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This question is from Robert Hogg's Introduction to Mathematical Statistic 6th version exercise 8.5.2 page 461. The question is:

Let $X_1, X_2,...,X_{10}$ be a random sample of size 10 from a Poisson distribution with parameter $\theta$. Let $L(\theta)$ be the joint pdf of $X_1, X_2,...,X_{10}$. The problem is to test $H_0:\theta=\frac{1}{2}$ against $H_1:\theta=1$

(a) Show that $L(\frac{1}{2})/L(1) \le k$ is equivalent to $y=\sum_1^n x_i\ge c$

(b)In order to make $\alpha=0.05$, show that $H_0$ is rejected if y>9 and, if y=9, reject $H_0$ with probability $\frac{1}{2}$(using some auxiliary random experiment)

The solution says (a) and (b) are straightforward, I think (a) is simple, but I cannot see straightforward at (b)

My some thoughts on (b): since $X_1,...,X_{10}$ are random sample for a Poisson so $y=\sum_1^{10} x_i\sim Poisson (5) $ with $H_0$ and $y=\sum_1^{10} x_i\sim Poisson (10) $ under $H_1$

Under $H_0:$

$ y>9, \Rightarrow p=1-ppois(9,5)=0.03182806 $

$ y=9, \Rightarrow p=dpois(9,5)= 0.03626558 $

They are all less than $\alpha=0.05$ what is the meaning of "reject $H_0$ with probability $\frac{1}{2}$"?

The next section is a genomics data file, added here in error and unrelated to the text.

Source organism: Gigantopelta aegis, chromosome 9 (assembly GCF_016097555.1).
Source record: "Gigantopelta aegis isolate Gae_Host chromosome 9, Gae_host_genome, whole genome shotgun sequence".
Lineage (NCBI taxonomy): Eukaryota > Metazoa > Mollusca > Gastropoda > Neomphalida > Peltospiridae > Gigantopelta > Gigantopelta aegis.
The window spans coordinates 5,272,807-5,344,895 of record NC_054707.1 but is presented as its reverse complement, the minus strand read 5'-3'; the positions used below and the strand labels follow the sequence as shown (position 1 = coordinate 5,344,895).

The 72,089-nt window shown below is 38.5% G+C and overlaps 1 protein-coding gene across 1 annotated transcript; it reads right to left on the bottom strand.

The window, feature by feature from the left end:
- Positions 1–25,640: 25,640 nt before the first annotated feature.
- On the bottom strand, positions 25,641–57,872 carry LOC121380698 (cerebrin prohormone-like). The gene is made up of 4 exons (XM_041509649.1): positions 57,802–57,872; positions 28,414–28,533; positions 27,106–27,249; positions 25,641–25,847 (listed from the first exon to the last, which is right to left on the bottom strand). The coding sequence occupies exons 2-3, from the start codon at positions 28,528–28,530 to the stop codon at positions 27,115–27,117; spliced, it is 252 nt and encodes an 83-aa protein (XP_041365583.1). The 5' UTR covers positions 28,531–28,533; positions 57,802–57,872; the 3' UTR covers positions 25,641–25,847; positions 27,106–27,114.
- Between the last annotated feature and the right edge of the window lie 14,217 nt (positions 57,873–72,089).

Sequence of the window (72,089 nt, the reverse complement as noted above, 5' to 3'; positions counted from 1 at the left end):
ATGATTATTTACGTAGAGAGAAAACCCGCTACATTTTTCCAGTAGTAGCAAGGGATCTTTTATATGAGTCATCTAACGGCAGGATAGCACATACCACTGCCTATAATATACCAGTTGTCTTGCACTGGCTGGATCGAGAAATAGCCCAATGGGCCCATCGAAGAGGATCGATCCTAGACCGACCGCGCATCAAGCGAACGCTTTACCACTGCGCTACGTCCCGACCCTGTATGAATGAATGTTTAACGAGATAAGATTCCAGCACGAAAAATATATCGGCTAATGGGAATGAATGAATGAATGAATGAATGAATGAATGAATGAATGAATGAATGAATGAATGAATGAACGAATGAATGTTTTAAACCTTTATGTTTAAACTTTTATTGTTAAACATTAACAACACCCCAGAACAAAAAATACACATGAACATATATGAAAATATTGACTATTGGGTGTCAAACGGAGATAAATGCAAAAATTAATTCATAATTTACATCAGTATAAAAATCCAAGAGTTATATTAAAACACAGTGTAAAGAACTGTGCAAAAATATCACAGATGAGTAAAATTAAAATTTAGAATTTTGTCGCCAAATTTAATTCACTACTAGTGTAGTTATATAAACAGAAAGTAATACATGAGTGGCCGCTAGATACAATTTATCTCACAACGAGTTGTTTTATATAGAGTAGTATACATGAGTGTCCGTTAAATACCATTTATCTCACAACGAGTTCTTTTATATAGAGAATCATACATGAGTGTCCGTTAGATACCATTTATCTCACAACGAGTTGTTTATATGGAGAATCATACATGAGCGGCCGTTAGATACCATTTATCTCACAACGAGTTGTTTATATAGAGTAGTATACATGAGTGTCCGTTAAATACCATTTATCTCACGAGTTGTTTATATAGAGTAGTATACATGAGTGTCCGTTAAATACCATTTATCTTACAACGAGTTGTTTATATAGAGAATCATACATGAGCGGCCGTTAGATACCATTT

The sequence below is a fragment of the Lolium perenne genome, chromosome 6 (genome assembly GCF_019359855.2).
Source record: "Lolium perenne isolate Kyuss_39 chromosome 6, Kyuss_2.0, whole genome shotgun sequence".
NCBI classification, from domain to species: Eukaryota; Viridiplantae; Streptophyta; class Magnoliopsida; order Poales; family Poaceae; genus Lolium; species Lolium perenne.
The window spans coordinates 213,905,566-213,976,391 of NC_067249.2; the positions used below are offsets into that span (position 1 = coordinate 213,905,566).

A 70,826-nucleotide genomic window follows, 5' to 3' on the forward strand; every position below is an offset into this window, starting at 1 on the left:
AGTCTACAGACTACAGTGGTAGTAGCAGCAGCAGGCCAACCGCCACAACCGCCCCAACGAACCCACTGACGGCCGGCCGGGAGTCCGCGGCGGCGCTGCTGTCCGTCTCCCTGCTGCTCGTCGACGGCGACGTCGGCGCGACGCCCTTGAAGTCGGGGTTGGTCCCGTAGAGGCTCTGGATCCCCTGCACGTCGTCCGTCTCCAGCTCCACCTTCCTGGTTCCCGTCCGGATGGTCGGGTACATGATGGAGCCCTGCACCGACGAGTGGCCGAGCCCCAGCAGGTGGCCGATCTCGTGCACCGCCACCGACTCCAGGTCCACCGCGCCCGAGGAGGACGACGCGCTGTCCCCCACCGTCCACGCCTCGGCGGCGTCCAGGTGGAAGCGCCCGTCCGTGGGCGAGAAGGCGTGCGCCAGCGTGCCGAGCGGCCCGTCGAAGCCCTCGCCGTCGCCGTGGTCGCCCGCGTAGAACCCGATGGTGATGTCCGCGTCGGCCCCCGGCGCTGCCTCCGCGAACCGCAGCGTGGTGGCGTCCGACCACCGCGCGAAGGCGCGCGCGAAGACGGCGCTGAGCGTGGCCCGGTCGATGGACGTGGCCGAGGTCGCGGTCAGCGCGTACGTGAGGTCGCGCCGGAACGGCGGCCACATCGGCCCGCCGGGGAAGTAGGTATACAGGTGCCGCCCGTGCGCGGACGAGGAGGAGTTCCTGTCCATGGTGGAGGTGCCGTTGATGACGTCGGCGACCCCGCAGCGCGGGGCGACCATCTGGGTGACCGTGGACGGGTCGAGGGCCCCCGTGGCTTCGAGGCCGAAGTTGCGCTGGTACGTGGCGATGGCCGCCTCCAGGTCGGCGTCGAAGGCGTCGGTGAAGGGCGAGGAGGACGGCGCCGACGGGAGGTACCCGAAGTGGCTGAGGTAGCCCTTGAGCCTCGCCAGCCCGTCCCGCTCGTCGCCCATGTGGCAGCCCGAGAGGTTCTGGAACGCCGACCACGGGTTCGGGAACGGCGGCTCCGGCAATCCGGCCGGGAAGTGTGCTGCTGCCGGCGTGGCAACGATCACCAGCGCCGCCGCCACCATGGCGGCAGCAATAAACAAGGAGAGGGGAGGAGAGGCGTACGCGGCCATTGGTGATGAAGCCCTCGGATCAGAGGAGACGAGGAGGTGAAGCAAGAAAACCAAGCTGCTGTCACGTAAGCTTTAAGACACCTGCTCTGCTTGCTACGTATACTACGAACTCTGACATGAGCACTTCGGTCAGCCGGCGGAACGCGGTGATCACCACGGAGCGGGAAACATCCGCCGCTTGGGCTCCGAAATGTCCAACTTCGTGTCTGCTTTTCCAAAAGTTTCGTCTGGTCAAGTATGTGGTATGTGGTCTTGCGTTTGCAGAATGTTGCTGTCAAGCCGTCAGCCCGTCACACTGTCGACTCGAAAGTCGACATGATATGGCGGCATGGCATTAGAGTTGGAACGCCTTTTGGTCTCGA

Thank you very much.

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    $\begingroup$ You need to finish the calculation! What is ` (1-ppois(9,5)) + dpois(9,5)/2` equal to? (Incidentally, the probability "1/2" in (b) appears to be an approximation to a number close to $0.5010796$.) $\endgroup$ – whuber Jun 24 '16 at 13:49
  • $\begingroup$ Thank you very much whuber. Now I get the solution. I will write down the straightforward solution which is not straightforward for me at all. $\endgroup$ – Deep North Jun 25 '16 at 14:03
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Since the Poisson is a discrete distribution we may not get an significant level at 0.05 exactly we may need an Auxiliary random experiment to make it exact 0.05. we do this way:

$(1-ppois(9,5)) + dpois(9,5)*p=0.05\\\Rightarrow p=0.5010796$

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